Trustees and other fiduciaries overseeing large asset pools face increasing challenges from cybersecurity risk, and must strengthen their risk management and preparedness to deal with these potential threats.
Recent highly publicized security breaches have shown the vulnerability to cyberattacks of even big, sophisticated corporations, and the consequences to their businesses in terms of reputational damage and the costs of rebuilding relations have been enormous.
Those overseeing pension funds, endowments, foundations and other institutional asset pools, including mutual funds and alternative investments, as well as custodian banks, must build stronger walls to protect against attacks by hackers. These attacks, if successful, could threaten the integrity of their operations and the financial markets.
Development of enterprise risk management is key to addressing weaknesses and managing risks, faced both internally and externally.
Top executives must assess their vulnerability to:
- breaches in their internal investment management oversight and enterprise operations, including the security of their systems, as well as breaches from unauthorized staff gaining access to proprietary data;
- leaks by their investment managers, custodians and other vendors that could compromise confidential investment details or expose systems to malicious intrusions;
- unauthorized disclosure of beneficiaries' data and weaknesses in asset owners' and vendors' abilities to protect that confidentiality;
- flaws in their trading systems, and breaches in confidentially that could enable front-running, or weaknesses that make them vulnerable to systematic flash crashes and other malfunctions; and
- the corporations and other entities behind their existing and potential portfolio holdings, including equities and fixed income, whose exposure to cyberrisk could affect their business operations and as a result their market valuations.
Some risks are within fiduciaries' control, while others are outside their reach, but they must address both, aiming to strengthen their internal systems and influence improvement of systems outside their control. Failure to address cybersecurity issues leaves funds vulnerable to losses and the executives vulnerable to lawsuits for negligence.
Cyberrisks are a known hazard. But what makes asset overseers and money managers especially vulnerable is that the costs and chances of occurrence are unknown. There is no normal distribution of outcomes on which to base the probabilities of future effects. Cyberattacks come without warning, but fiduciaries must do more to anticipate them and prepare for them.
Fund executives ought to conduct internal assessments of their systems' security, and use external firms to audit their security infrastructure, organizational structure and governance oversight.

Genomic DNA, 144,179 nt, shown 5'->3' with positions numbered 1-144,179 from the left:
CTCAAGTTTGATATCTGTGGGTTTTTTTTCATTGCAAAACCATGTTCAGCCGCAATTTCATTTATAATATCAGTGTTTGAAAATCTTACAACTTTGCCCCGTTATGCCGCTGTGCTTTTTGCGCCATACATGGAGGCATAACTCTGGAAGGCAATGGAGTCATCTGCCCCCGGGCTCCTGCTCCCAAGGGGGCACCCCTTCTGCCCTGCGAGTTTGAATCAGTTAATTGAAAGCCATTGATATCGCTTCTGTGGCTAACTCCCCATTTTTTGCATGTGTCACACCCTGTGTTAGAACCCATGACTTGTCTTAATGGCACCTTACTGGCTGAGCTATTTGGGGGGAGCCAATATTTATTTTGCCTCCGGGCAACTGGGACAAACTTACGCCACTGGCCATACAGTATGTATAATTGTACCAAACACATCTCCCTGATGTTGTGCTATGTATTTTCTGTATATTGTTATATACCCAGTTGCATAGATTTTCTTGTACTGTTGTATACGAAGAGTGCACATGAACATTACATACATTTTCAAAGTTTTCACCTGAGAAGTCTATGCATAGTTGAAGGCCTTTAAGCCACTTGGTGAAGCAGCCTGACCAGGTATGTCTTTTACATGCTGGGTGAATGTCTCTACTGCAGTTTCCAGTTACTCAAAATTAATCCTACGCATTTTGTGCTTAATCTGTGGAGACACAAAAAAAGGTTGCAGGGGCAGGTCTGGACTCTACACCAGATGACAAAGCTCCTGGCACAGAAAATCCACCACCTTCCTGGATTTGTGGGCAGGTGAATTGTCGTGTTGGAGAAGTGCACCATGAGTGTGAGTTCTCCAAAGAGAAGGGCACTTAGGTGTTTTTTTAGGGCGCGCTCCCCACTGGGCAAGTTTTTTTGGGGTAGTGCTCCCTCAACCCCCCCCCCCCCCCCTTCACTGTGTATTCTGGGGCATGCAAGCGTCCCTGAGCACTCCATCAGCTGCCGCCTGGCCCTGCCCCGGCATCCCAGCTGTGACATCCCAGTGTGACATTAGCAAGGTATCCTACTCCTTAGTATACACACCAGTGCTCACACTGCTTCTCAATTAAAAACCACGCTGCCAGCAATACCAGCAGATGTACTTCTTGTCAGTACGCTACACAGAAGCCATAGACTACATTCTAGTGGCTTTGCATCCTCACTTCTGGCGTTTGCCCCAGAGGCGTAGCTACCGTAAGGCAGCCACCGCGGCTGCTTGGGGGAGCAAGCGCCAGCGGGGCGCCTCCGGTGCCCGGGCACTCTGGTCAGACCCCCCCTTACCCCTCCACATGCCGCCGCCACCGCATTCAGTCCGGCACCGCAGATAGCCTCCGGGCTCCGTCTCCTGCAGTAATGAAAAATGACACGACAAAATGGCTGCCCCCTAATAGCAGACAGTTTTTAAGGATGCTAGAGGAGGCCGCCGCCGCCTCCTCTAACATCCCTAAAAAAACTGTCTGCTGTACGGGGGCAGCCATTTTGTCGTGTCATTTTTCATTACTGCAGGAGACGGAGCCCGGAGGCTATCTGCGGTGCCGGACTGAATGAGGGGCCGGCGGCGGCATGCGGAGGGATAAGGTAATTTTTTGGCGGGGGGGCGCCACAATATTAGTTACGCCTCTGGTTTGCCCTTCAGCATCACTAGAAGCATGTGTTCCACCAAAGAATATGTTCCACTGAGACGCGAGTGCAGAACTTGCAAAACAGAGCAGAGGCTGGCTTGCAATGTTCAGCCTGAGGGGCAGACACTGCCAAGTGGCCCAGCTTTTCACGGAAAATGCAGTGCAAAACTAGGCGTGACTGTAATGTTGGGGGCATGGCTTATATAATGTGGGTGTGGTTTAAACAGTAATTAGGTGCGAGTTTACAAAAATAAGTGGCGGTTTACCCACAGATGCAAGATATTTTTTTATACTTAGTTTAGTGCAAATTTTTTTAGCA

They should insist their money managers, custodians and other vendors provide details about their cyberrisk management and exposure, including audits of their security and how they are keeping up with new types of threats to systems.
For many money managers, embracing better cyberrisk management will be a challenge, and is likely to be costly.
David Tittsworth, executive director, Investment Adviser Association, said in a Securities and Exchange Commission round table on the issue on March 26: “Smaller firms do not have the resources the larger firms have” and could fall behind in cybersecurity.
Fund executives should seek more information from corporations about their cyberrisk oversight by reaching out to communicate with top corporate management.
Just as they are risks, cyberthreats can open opportunities for investors to invest in companies offering readiness services, or provide a competitive advantage for companies that embrace leading-edge systems.
This past April, the SEC's Office of Compliance Inspections and Examinations announced an initiative aimed at identifying areas where the SEC and the investment management industry can work together to protect investors and the market from cybersecurity threats. It plans to begin by examining more than 50 registered investment advisers and broker-dealers.
A report prepared by PricewaterhouseCoopers and commissioned by the Investor Responsibility Research Center Institute released in June, noted, “(T)he nature of this risk makes it opaque: The sources of cybersecurity threats are hidden and, unfortunately, companies are challenged to accurately assess their exposure to cyberrisks themselves, even though they have more insights and data than are available to investors.”
“Cybersecurity threats are now widespread enough to be a concern universally,” the report said.
Tom C.W. Lin, assistant professor of law, Levin College of Law, University of Florida, noted in a paper last year, “Technological advances have made finance faster, more global, more interconnected and less human.”
Technology, including the Internet, has benefited those who oversee large pools of assets by making data more available and enriching analysis to enhance investment return and control risk. But it also has exposed them to more threats. Asset owners need to strengthen oversight of their systems to make sure technology is working in their interests and not leaving them vulnerable.